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Scientists working on lab-grown, $300,000 hamburger

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Researchers in the Netherlands have successfully grown a small piece of muscle in a lab, the first step to fully synthetic meat.

hamburger - shutterstock
hamburger - shutterstock

Scientists have long agreed that farming methods for breeding animals has not been able to keep up with the demand for meat, and that our current path is likely unsustainable. What this means is that sooner or later, there simply won't be enough meat to fill demand, and also, that the environmental toll on raising so many animals will place strain on the Earth in other ways.

Of course, one solution would be to eat less meat, but the more obvious one, apparently, is to produce in vitro, or lab grown meat (meaning that it was never part of a living animal). Various scientists have been working on this project for a while now, but one researcher, at Maastricht University in the Netherlands has managed to produce a 2-centimeter by 1.5-centimeter piece of muscle in a lab, bringing new hope to the project. The strip is produced by extracting stem cells from a cow, which are then grown in a container of fetal calf serum. The resulting strip of muscle will be mixed with blood and artificially grown fat to produce a hamburger, the group believes, by this fall. The total cost of the hamburger (once you factor in the bun, lettuce, and condiments), will be over £200,000 about $317,000). The project represents a fairly significant step in modern food generation, which is weighed down by expense, demand, shipping, and environmental concerns. The researchers say that, once they've proven lab-grown meat is a viable enterprise, costs will come down. For now, though, Professor Post (the leader of the group), says that the expensive meat will be quite bland tasting at first, but that will also improve as more is produced.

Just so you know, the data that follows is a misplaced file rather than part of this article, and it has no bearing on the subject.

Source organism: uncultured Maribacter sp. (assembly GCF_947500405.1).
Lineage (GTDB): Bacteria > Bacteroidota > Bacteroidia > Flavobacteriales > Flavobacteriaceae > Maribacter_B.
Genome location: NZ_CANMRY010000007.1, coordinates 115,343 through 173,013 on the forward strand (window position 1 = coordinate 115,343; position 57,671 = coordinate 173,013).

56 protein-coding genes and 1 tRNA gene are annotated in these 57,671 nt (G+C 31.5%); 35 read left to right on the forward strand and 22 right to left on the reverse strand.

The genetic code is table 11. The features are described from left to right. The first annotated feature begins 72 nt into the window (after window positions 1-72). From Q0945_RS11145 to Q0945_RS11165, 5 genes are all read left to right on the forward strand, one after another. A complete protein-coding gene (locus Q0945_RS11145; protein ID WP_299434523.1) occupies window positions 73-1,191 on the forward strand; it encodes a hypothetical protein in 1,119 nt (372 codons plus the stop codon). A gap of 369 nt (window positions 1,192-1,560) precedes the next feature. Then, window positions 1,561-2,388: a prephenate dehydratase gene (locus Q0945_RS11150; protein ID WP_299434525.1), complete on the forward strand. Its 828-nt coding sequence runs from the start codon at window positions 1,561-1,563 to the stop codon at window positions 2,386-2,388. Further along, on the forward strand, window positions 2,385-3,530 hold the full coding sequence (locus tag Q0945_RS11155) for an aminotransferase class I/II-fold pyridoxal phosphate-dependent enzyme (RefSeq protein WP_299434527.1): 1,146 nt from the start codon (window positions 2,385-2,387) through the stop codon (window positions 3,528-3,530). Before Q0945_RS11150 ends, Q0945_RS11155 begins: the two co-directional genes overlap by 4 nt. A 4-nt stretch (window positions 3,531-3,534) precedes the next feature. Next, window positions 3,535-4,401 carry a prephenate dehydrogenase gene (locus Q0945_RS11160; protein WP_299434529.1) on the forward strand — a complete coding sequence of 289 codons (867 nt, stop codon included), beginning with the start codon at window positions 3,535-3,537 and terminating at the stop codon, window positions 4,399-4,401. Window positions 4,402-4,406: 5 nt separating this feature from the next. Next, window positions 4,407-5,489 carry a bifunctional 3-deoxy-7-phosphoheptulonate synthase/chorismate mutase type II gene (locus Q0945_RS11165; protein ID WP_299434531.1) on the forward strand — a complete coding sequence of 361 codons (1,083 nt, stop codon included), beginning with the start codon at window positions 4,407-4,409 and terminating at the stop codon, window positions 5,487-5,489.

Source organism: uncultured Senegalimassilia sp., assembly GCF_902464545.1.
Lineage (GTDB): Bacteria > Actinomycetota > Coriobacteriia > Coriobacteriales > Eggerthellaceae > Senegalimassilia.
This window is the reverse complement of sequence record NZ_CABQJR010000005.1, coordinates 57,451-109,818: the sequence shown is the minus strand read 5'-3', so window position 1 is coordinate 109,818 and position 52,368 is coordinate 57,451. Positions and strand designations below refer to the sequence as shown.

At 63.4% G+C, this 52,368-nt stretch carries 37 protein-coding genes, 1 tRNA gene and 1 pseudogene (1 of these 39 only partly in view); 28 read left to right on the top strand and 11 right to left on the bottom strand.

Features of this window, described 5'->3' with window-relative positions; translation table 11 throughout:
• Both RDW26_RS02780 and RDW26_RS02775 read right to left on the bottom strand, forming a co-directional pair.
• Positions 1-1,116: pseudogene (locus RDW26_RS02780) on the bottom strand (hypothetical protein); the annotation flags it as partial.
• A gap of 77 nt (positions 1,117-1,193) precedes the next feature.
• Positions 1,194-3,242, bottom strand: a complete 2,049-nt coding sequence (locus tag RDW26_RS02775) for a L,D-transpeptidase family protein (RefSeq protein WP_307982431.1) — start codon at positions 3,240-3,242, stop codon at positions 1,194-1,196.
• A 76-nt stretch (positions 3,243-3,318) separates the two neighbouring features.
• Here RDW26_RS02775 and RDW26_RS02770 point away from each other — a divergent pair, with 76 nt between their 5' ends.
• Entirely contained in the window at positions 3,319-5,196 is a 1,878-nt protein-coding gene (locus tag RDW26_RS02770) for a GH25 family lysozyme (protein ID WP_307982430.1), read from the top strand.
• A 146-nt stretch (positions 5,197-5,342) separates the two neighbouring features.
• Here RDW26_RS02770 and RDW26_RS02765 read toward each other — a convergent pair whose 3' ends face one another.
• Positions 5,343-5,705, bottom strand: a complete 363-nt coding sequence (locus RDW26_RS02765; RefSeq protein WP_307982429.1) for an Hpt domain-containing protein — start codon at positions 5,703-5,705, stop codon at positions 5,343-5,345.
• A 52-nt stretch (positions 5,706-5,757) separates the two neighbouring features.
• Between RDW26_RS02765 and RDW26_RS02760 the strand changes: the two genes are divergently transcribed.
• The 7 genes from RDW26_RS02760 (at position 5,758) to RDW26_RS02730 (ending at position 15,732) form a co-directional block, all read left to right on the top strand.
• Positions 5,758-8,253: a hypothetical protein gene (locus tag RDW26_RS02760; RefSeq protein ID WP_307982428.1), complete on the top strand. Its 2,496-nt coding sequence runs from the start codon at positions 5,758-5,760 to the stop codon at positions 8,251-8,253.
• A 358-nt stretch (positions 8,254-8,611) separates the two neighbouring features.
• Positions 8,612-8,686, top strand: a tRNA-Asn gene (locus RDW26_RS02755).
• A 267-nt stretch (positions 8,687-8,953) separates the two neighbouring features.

For now, synthetic meat isn't anywhere near commercial viability, and the prospect isn't without critics. David Steele, President of EarthSave Canada, told the BBC that if people simple ate less meat, replacing the deficit in their diets with plant-based foods, the environmental and supply demand needs would be the same as with producing synthetic meats. Steele also raised concerns about the level of antibiotics such meats would require to keep from rotting.